Essay on Sarah Water 's Affinity And Virginia

Essay on Sarah Water 's Affinity And Virginia

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When looking at narrative voice and fiction in Sarah Water’s Affinity and Virginia Woolf’s To the Lighthouse it is clear that although there are some apparent similarities there are stark contrasts between the two. Both texts are seen as abstract, feminist texts due to the, often taboo, subjects that they explore. Sarah Water’s neo Victorian novel Affinity explores taboo passions against the backdrop of the Victorian capital thus creating a seamless combination of tradition and originality . Waters’ explores female sexuality and position in society through the narrative voice, style and chronological order of the novel. Affinity, according to Linda Hutcheon, can be seen as “historiographic metafiction,” describing it as writing in which “theoretical self-awareness of history and fiction as human constructs … is made the grounds for its rethinking and reworking of the forms and contents of the past” . Sarah Waters looks at Virginia Woolf for inspiration. Virginia Woolf in To the Lighthouse makes brutally perfect observations. Woolf’s use of narrative voice, style and chronological order allow her to explore gender equality and male oppression.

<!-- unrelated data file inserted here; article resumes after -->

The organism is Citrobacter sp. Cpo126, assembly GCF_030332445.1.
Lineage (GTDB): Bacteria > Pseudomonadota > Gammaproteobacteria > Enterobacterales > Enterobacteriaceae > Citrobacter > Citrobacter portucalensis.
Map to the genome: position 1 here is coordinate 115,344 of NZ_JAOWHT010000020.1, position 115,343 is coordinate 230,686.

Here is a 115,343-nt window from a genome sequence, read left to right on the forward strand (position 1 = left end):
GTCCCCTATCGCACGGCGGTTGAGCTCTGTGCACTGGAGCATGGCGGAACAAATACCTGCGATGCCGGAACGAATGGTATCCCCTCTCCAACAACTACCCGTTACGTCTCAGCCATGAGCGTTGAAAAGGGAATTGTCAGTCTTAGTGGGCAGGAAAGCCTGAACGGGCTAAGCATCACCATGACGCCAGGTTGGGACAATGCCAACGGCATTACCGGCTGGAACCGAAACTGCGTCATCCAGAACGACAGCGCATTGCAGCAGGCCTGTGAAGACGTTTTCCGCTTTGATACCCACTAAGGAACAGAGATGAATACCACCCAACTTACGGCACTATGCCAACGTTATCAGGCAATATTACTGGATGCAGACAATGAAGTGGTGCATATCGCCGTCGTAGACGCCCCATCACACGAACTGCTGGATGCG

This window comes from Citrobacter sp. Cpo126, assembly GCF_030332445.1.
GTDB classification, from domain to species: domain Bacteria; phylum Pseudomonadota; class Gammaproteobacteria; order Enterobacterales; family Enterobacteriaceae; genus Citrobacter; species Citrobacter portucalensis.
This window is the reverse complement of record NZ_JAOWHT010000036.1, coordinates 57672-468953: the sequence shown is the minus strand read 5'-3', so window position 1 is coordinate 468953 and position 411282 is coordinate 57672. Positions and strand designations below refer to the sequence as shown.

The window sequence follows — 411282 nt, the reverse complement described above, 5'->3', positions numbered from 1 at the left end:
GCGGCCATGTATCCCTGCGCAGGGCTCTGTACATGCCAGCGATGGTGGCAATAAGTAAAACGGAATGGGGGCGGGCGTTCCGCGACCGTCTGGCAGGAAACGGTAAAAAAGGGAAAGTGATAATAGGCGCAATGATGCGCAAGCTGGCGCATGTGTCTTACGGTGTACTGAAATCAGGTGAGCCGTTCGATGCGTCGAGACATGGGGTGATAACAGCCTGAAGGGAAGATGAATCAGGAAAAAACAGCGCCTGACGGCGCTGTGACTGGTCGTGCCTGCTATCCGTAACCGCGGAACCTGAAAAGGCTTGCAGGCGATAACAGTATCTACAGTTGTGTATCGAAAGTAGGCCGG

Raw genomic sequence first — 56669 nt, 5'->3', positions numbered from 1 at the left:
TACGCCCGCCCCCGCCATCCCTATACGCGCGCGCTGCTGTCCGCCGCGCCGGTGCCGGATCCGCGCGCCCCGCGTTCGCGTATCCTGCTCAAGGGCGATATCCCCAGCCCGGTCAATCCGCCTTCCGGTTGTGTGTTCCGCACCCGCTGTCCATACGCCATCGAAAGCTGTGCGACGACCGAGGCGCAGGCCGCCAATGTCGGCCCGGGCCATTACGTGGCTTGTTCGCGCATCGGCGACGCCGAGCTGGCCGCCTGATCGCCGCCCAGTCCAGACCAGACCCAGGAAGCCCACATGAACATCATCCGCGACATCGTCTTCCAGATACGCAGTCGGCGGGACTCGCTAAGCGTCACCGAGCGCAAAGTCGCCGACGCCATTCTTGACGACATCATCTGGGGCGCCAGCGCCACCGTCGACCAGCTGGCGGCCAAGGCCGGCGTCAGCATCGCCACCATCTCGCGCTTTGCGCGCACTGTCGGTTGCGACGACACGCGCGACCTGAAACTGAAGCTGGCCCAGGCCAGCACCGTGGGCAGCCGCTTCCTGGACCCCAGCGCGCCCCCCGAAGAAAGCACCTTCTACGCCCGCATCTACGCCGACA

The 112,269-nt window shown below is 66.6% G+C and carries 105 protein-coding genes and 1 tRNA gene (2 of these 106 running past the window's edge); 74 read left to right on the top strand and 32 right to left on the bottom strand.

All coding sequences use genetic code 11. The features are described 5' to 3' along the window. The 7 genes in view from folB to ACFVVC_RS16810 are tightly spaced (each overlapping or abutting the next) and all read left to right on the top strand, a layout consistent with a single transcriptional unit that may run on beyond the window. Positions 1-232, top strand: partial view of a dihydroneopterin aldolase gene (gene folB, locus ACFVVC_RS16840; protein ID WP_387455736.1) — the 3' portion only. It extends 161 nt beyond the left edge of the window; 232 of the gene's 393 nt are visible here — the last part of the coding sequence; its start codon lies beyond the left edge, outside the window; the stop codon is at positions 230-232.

The narrative voices that Sarah Water uses in her novel Affinity constantly switches between two narrators allowing Waters to explore and contrast different female perspectives and roles in the Victorian era. The narration swaps constantly between the two main characters Margaret and Selina who are the main couple that the narrative is centred around. The narrative connection between the two characters helps to emphasises Water’s focus on homosexual relationships and feminism within the text due to the role that each character plays in the Victorian society. Sarah Water uses the voice of Sel...

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... Rose mocked him, Prue mocked him; Andrew, Jasper and Roger mocked him; even old Badger without a tooth in his head had bit him’ . This passage in To the Lighthouse shows the often confusing similarity between a narrator’s utterance and the omniscient narrator. However Woolf’s intricate use of punctuation signifies the continuation of consciousness, with the repeated use of semi colons which allows reader to distinguish where the stream of consciousness starts and ends.

Overall it is clear that both Sarah Water’s and Virginia Woolf narrative allows them to empower their female protagonist in a plight to show gender inequality they also use there narrative voice and style a different slope. Waters’ focuses not only on the oppression of women but on the oppression of
homosexuality. Whereas Woolf focuses on gender inequality and the deep rooted stereotypes in society.

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